“A lot can happen in four days. We can ruin somebody else’s season.”
 
The Phillies play their final game at Turner Field on Thursday night – the Braves will open a new stadium next year – then return home Friday night to play the Mets, who are locked in a tight race for the National League wild card.
 
The weekend series against the Mets will mark Howard’s last three days in a Phillies uniform.
 
He has swung the bat lately like a man who still has pride. His part in the team meeting reflected that pride.
 
“A.J. and I felt like having a quick meeting and that we did,” Howard said. “We need to refocus on these last four games. We got beat up tonight. We have to put a halt to that momentum and refocus on the last four games.
 
“It’s important to finish strong. It would be easy to cash it in, but we want to go out on a high note and we have four games to try to do that.”

Mackanin admitted the series in New York – three losses in four games to the Mets – “took the life out of everybody” and the malaise followed the Phillies to Atlanta.
 
“It's all about pitching,” Mackanin said. “Pitching keeps you in games. That's why we won 70 games. Now we're not getting the pitching.”
 
The Phillies have struggled to score runs all season. In fact, they are the only team in the majors not to reach 600 runs. (They have 599.) But recently, the pitching has gone downhill, especially in the bullpen.
 
Mackanin tried to give the bullpen a break on Wednesday night. That’s why he had Adam Morgan suck up five innings on a night when he didn’t have it. The lefty allowed 10 hits and nine runs in his final start of the season.
 
“It’s pretty bad,” Morgan said. “It’s not the way that I wanted to go out.”
 
Morgan made strides recently as he picked up a two-seam fastball and used his changeup more. But he is 2-11 with a 6.04 ERA.
 
“Below average,” said Mackanin, assessing Morgan’s season. “It wasn't a successful season for him. He has ability, but the numbers matter. If you want to go by the numbers, they're not good. It doesn't mean I don't like him. It doesn't mean he doesn't have a future. At some point, you have to put up numbers.”
 
Speaking of numbers, the Phillies have put up some awful numbers against the NL East. They are 16-35 against the NL East in their last 51 divisional games.
 
“I look at the team statistics,” Mackanin said. “When you're 13th, 14th and 15th in 10 of those categories, that tells you all you need to know.
 
“We're down at the bottom in hitting. We're sinking fast in pitching.
 
“As far as a yardstick to measure, I look at those stats. Numbers matter. They tell you the story.”
 
In four days, the story of the 2016 Phillies will be over. Maybe Wednesday night’s players-only meeting will inspire a couple of final wins.

Find great deals on Philadelphia Phillies tickets with TicketIQ. Buy cheap Phillies tickets with no hidden fees for all games on their 2016 schedule.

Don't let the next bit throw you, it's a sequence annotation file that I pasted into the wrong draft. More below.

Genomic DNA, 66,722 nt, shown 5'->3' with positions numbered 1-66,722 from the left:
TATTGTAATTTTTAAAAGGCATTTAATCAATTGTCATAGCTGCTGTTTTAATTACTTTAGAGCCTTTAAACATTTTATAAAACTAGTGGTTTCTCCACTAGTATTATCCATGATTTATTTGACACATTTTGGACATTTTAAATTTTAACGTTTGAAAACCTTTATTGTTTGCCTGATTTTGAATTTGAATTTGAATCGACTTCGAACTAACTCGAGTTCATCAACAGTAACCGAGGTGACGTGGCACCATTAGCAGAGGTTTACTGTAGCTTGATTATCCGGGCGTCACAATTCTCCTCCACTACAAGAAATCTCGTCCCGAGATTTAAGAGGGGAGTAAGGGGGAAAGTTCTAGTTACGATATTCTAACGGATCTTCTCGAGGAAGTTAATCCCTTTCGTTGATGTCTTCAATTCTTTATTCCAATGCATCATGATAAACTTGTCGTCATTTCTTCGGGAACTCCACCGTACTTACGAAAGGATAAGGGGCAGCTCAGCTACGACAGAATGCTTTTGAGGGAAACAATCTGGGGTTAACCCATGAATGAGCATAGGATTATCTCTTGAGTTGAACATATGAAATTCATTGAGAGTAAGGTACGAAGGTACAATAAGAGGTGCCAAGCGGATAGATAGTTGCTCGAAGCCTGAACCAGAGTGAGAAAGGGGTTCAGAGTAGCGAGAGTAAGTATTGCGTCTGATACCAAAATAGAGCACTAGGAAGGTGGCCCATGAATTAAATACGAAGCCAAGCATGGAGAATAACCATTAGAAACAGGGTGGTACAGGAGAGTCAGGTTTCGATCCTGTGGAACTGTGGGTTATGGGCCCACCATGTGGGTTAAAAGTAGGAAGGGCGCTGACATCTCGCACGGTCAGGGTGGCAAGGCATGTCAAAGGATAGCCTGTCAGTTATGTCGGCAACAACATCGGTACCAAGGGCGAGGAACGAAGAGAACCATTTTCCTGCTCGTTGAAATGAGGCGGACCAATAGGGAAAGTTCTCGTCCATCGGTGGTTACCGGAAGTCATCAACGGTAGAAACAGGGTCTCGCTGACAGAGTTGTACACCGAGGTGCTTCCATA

Best of MLB: Hyun Soo Kim's pinch HR gives Orioles win

Best of MLB: Hyun Soo Kim's pinch HR gives Orioles win

TORONTO -- Hyun Soo Kim hit a pinch-hit, two-run homer in the ninth inning off Roberto Osuna, and the Baltimore Orioles beat Toronto 3-2 on Wednesday night to move within one game of the AL wild card-leading Blue Jays.

With Toronto ahead 2-1, Jonathan Schoop singled with one out, pinch-runner Michael Bourn stole second and Kim homered on a 3-2 pitch into the visiting bullpen in right, causing the Orioles relievers to jump in celebration.

Osuna (3-3) has five blown save chances, including two in his last three appearances.

Mark Trumbo hit his major league-leading 46th home run, a solo drive off Jason Grilli in the eighth.

Brian Duensing (1-0) got one out, and Zach Britton finished for his 47th save in as many tries (see full recap).

Mets win to keep grip on wild-card spot
MIAMI -- The Marlins walked half a block alongside a hearse carrying their ace away from Marlins Park at the start of a funeral motorcade Wednesday, and then peeled away with watery eyes to go back inside and play a game.

Drained by four days of grieving, they didn't have much left for the New York Mets.

Jay Bruce hit his 32nd home run, James Loney also homered and the Mets helped their NL wild-card chances by beating Miami 5-2.

New York began the night leading the Giants by half a game and the Cardinals by 1 1/2 games in the race for the two wild-card spots. The Mets conclude the regular season with three games at Philadelphia starting Friday.

The Marlins' loss in their home finale eliminated them from playoff contention. Despite high hopes this year, they still haven't been to the postseason since 2003.

Set Lugo (5-2) went 5 1/3 innings and allowed two runs.

Jose Urena (4-9) allowed five runs in five innings (see full recap).

Cano's HR boosts Mariners' playoff hopes
HOUSTON -- Robinson Cano hit a three-run homer in the first inning, and the Seattle Mariners beat the Houston Astros 12-4 Wednesday to keep pressure on the other AL wild-card contenders.

Kyle Seager added another three-run drive in the eighth, his 30th home run this season, as Seattle pulled within 1 games of Baltimore for the second AL wild card. Houston dropped three games back as its magic number for elimination was cut to two. The Orioles were at Toronto on Wednesday night.

Cano's career-best 36th home run, a drive off Doug Fister (12-13), landed in the first row of the Crawford Boxes in left field. Cano has nine homers and 25 RBIs in 19 games against Houston this season (see full recap).

Find great deals on Philadelphia Phillies tickets with TicketIQ. Buy cheap Phillies tickets with no hidden fees for all games on their 2016 schedule.